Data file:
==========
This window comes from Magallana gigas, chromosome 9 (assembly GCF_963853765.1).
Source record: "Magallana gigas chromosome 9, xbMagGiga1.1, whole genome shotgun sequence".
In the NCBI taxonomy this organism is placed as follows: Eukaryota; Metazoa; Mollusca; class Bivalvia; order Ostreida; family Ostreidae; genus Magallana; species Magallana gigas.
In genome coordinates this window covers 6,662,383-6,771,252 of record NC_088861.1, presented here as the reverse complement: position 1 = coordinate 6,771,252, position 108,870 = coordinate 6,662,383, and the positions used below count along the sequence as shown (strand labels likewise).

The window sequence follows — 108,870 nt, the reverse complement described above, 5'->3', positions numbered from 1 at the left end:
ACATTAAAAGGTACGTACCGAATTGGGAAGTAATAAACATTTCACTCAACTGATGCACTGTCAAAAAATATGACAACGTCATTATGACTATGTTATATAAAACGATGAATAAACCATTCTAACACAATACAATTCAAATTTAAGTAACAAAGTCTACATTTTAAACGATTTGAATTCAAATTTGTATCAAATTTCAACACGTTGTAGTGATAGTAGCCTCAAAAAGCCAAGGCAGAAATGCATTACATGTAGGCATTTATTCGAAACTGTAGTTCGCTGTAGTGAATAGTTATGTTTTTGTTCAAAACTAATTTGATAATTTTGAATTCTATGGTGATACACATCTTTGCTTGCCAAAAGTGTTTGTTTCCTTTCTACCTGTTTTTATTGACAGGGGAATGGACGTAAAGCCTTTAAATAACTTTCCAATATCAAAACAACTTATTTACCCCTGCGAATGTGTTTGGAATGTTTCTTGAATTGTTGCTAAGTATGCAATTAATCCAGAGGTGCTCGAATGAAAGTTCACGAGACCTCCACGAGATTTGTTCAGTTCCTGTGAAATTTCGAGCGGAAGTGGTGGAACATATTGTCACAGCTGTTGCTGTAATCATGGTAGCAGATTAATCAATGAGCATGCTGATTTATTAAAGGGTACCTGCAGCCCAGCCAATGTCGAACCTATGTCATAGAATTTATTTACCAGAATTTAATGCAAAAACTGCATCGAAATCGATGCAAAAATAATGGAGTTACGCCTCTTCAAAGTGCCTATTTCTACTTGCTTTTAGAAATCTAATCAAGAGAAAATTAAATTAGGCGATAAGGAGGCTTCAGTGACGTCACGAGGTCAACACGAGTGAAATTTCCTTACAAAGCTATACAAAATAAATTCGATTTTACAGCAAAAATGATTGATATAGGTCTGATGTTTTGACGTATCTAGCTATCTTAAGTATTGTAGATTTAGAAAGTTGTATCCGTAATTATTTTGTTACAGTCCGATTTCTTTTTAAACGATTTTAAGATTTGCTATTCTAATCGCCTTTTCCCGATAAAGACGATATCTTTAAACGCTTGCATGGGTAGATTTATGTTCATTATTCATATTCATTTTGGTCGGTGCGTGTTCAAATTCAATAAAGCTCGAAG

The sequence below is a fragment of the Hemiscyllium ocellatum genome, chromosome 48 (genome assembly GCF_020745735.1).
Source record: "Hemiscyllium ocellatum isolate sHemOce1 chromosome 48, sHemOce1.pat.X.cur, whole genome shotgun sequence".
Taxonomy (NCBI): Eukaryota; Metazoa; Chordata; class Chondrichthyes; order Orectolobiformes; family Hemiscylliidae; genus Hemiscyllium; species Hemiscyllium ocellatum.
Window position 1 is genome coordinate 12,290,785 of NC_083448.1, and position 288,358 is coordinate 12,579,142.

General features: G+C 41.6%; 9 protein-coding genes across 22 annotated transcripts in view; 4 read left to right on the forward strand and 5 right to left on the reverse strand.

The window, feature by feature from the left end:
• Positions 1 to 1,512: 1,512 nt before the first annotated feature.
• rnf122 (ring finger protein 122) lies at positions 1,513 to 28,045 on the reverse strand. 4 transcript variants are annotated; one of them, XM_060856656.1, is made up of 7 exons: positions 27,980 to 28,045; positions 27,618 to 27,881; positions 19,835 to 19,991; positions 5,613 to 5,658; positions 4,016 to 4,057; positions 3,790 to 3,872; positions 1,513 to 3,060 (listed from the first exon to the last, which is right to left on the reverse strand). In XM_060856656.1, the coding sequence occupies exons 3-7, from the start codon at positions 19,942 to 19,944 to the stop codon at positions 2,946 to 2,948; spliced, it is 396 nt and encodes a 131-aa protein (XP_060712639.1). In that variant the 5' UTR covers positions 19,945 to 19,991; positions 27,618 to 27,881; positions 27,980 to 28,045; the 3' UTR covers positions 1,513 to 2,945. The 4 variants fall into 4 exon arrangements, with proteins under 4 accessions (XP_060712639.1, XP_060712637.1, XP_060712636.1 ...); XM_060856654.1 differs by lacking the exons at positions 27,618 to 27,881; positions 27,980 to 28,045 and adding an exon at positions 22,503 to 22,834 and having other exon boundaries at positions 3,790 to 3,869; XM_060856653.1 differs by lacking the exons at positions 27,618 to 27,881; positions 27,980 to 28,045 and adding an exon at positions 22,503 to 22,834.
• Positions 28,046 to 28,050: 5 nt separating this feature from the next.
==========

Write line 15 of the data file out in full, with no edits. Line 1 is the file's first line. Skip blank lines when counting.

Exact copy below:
• Positions 28,046 to 28,050: 5 nt separating this feature from the next.